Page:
Comparing Military Social Work Practices

By: Mariah Stein

Although there is a common agreement on what military social workers do, it differs between countries. Between the United States, Finland, South, Africa, and China, each country utilizes social work technologies in a unique way. (Daley, 2003, pg. 439)

United States: (Daley, 2003, pg. 439-440)

  • Population: 270 million individuals
  • Annual Military Budget: $272.9 billion
  • Military Force: 1,481,760 personnel
  • US has a sizable investment in the military and its personnel
  • Social workers have provided services since the successful demonstration project of the Red Cross in 1918
  • First Enlisted Social Workers:

-Army: 1945; Air Force: 1952; Navy: 1980

  • Initially social workers only had a role as mental health clinicians, but now they do a wide array of services including: family violence prevention and intervention services, substance abuse, mental health, medical social work, combat stress response teams, and family support programs
  • Military social work role has grown steadily stronger in influence with around 1,000 social workers working directly with the military programs
  • Education: US has social work on all 3 education levels: Bachelors of Social Work, Masters of Social Work (MSW) and Doctor of Philosophy (PhD)

-Military requires an MSW degree (most also have PhD)msw 6.gif

Finland: (Daley, 2003, pg. 440-441)

  • Population: 5.1 million individuals
  • Annual Military Budget: $1.9 billion
  • Military Force: 42,650 personnel
  • Finland has a moderate investment in the military and its personnel
  • Military SW began in 1942 with the creation of the Soldiers’ Information Office that served as a coordinating effort for soldiers and their families to help with different issues such as war debts, wills, and tax questions
  • In 1973: 1 social welfare office was established to coordinate defense staff social activity, 4 social secretary posts were established, and the first social welfare officer was assigned to a military unit
  • Typical SW activities include: advocating for conscript rights, leading special staff support groups when there is a death or serious injury, assessing the defense social activity policies and programs, advocating for services that enhance retention and satisfaction with the military, and seeking more international cooperation through the European Forum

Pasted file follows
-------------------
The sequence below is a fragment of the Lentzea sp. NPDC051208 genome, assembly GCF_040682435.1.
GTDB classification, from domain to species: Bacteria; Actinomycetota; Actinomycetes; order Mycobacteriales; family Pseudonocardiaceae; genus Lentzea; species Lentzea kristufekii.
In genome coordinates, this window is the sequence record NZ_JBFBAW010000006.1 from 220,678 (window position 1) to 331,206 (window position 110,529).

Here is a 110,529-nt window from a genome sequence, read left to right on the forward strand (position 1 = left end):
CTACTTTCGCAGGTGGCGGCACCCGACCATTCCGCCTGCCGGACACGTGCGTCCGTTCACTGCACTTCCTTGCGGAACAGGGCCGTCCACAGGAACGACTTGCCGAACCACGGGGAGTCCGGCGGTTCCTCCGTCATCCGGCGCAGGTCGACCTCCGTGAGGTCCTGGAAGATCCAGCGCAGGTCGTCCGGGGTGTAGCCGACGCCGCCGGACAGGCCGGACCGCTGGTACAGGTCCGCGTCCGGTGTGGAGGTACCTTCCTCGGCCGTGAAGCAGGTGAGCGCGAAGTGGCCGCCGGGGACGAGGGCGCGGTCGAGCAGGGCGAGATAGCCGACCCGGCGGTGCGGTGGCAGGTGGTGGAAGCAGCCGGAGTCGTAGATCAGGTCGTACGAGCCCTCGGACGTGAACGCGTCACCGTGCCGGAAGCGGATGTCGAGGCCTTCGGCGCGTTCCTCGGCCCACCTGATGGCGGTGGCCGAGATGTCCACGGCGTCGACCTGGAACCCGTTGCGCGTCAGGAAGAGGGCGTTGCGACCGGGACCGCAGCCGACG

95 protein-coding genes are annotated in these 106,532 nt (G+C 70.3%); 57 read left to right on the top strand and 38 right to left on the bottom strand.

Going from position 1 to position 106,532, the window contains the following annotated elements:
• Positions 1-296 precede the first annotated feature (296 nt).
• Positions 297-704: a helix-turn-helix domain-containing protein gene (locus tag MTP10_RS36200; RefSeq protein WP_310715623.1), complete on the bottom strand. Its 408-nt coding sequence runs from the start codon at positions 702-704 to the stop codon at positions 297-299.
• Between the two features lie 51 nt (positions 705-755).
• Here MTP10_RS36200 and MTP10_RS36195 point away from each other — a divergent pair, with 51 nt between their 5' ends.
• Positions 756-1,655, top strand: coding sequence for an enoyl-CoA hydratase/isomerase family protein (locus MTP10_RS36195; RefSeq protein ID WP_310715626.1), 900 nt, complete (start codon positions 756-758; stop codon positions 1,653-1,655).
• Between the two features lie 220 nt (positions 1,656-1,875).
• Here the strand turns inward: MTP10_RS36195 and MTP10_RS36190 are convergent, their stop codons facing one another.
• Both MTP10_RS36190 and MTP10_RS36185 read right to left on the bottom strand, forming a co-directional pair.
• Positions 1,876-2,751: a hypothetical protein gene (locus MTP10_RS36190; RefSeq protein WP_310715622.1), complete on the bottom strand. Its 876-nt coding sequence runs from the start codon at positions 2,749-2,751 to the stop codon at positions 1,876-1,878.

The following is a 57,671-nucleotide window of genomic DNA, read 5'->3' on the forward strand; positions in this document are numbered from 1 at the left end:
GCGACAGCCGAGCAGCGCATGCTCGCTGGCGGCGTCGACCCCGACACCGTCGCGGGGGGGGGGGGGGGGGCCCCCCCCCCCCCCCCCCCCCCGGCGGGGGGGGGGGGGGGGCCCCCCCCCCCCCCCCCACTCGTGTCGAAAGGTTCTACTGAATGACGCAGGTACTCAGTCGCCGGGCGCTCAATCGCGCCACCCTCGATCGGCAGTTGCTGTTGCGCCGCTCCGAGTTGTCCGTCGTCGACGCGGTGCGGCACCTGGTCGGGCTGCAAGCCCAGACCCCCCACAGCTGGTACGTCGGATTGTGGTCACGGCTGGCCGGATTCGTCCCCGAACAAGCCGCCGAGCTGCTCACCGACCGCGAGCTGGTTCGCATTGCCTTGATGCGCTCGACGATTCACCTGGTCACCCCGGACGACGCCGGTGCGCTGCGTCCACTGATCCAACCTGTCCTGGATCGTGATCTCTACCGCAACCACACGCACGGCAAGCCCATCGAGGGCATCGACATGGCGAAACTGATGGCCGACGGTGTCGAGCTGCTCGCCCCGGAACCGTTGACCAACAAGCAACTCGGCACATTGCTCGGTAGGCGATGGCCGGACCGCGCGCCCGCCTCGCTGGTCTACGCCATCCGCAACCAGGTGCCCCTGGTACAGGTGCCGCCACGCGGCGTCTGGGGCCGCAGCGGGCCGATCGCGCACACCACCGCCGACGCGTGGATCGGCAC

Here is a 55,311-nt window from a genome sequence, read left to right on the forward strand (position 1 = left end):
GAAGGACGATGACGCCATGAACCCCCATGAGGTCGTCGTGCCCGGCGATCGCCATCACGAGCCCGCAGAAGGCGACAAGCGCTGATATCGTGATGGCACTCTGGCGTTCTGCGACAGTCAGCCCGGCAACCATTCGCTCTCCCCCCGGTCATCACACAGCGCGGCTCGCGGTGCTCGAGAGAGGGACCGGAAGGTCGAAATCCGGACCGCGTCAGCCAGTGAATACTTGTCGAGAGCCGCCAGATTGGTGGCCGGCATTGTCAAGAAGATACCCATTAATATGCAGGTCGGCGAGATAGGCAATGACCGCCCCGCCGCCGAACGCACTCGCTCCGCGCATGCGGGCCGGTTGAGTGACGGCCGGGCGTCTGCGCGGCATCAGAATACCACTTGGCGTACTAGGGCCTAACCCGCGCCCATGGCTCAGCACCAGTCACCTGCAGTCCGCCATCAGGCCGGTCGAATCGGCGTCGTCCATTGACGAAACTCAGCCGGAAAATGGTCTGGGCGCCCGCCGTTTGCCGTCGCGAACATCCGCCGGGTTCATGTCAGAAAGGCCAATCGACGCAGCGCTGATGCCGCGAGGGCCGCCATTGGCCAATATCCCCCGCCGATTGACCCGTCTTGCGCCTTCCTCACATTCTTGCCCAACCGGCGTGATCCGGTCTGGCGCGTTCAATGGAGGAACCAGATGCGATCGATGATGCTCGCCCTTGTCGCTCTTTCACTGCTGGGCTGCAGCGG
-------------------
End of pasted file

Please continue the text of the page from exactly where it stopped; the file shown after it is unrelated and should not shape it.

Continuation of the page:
• With the help of Military SW Finland has: achieved a national pension system (1950), unemployment security (1960), obligatory health insurance (1963), and passed the 1972 National Health Care Act (enhanced social services throughout the country)
  • Education: “Kandidat” degree level, as well as a Master of Social Sciences with an emphasis on policy, or a Doctor of Social Sciences Degreemsw 7.gif

South Africa: (Daley, 2003, pg. 441-443)

  • Population: 40.5 million individuals
  • Annual Military Budget: $2.3 billion
  • Military Force: 62,300 personnel
  • South Africa has a modes investment in the military and its personnel

Before 1994:

  • Military social workers worked in 5 apartheid forces providing typical occupational social work services
  • They also worked in 2 Freedom Fighter forces in which they provided basic resources and support for soldiers and their families in severe- poverty settings

After 1994:

  • All seven forces merged into South Africa National Defense Force (SANDF)
  • About 160 social workers envisioned: operational support, a productive organization, socially healthy military families, employee development, and networking advice and resources
  • The Directorate of Social work created a practice model for the goals by focusing on 3 client systems (employee as person, person as employee, organization), binocularity, and 4 practice positions ( interventions that are restorative, promotive, work person, and workplace)
  • Education: BA in SW, MA in SW, and Phil in SWmsw 8.gif

China: (Daley, 2003, pg. 443)

  • Population: 1.1 billion individuals
  • Annual Military Budget: $36.5 billion
  • Military Force: 2.84 million personnel
  • China has extensive investment in the military and its personnel
  • There is virtually no social work presence in the military
  • There is an extensive social welfare system in China, but it has not carried over to the military yetmsw 9.gif

Each country offers different unique characteristics to their countries military, and each country adds to the overarching International Military Social Work. (Daley, 2003, pg. 443)

 

Sources:

  • Daley, James G. (2003). Military social work: A multi-country comparison. International Social Work, 46(4), 437-448.
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